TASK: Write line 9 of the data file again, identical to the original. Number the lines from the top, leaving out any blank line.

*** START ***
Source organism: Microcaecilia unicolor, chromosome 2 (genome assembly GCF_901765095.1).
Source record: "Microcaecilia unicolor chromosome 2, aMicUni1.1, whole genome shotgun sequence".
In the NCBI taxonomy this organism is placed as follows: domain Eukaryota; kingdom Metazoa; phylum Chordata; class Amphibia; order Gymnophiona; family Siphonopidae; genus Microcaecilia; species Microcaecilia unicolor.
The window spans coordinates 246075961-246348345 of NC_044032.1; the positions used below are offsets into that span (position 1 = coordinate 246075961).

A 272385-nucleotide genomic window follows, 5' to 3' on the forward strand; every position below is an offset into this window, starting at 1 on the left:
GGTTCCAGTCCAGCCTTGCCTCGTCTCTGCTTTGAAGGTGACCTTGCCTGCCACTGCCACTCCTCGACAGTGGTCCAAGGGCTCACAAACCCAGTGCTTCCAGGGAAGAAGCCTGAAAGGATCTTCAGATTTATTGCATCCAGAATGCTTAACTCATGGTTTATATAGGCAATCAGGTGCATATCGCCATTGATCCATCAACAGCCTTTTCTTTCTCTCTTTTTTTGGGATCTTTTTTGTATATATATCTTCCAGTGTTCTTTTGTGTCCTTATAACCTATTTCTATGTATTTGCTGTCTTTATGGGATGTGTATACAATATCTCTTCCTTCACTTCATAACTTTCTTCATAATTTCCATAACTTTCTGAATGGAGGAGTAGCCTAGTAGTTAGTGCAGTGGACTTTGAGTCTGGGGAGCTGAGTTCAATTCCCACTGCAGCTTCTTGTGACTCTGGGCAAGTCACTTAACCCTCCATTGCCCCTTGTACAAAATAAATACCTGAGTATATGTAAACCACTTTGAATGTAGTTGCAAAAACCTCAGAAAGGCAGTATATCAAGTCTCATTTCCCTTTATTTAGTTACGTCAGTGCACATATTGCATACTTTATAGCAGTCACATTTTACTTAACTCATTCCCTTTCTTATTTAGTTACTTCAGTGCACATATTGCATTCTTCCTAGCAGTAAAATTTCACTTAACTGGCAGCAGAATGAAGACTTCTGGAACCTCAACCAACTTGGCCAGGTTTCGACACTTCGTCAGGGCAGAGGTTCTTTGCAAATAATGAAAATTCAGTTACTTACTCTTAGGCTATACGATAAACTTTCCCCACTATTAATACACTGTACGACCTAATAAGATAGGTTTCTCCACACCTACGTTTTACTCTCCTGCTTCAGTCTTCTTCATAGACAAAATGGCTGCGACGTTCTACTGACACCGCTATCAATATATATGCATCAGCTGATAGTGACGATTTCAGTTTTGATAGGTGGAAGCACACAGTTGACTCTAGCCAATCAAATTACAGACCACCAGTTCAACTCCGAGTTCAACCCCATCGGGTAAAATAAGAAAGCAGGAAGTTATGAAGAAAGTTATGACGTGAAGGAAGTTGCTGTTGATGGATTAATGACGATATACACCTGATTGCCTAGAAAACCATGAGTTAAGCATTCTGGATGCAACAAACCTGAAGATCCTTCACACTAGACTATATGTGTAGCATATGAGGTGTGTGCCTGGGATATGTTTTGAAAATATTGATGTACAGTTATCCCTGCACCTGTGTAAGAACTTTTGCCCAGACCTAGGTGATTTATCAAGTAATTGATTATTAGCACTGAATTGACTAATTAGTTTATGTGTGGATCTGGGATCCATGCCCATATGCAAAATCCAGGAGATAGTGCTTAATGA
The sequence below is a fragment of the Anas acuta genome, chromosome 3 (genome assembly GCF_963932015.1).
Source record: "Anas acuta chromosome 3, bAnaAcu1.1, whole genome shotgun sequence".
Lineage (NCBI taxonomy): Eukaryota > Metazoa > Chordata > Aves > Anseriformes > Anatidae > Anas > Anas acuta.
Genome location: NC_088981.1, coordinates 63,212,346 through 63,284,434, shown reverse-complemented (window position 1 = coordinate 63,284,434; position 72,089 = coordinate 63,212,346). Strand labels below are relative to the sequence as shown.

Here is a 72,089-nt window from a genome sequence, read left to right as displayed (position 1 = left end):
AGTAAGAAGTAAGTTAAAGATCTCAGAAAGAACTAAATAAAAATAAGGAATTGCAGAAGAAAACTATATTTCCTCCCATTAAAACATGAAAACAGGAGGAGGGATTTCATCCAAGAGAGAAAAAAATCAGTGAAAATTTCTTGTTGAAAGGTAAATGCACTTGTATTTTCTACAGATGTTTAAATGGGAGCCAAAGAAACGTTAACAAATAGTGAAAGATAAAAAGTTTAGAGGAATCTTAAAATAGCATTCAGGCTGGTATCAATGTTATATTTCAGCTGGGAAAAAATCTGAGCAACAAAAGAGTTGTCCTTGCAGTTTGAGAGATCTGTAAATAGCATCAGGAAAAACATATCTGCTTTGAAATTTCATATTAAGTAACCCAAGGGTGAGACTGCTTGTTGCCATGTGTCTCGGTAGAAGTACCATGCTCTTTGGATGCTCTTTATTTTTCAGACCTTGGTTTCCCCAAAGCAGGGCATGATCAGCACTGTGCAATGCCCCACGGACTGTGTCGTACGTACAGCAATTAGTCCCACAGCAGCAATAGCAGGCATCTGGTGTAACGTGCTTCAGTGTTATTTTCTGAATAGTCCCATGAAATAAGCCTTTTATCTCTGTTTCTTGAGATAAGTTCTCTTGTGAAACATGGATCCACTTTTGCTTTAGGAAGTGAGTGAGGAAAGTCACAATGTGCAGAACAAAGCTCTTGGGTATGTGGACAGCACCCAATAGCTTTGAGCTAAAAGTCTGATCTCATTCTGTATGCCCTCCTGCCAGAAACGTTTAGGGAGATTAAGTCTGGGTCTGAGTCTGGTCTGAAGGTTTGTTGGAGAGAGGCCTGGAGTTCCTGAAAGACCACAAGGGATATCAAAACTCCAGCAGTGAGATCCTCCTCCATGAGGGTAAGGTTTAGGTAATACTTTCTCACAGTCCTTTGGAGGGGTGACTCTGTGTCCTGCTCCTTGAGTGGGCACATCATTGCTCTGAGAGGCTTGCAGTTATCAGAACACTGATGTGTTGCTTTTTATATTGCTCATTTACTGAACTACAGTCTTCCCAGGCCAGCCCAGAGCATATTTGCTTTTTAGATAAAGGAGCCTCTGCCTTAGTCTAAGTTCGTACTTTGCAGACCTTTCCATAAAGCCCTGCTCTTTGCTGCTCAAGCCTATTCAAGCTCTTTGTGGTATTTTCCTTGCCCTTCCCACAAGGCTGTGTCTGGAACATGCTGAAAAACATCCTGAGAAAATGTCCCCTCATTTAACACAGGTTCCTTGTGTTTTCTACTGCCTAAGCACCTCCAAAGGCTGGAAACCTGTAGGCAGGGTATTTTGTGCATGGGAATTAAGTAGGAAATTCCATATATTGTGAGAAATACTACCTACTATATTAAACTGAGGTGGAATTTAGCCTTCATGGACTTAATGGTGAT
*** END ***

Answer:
Lineage (NCBI taxonomy): Eukaryota > Metazoa > Chordata > Aves > Anseriformes > Anatidae > Anas > Anas acuta.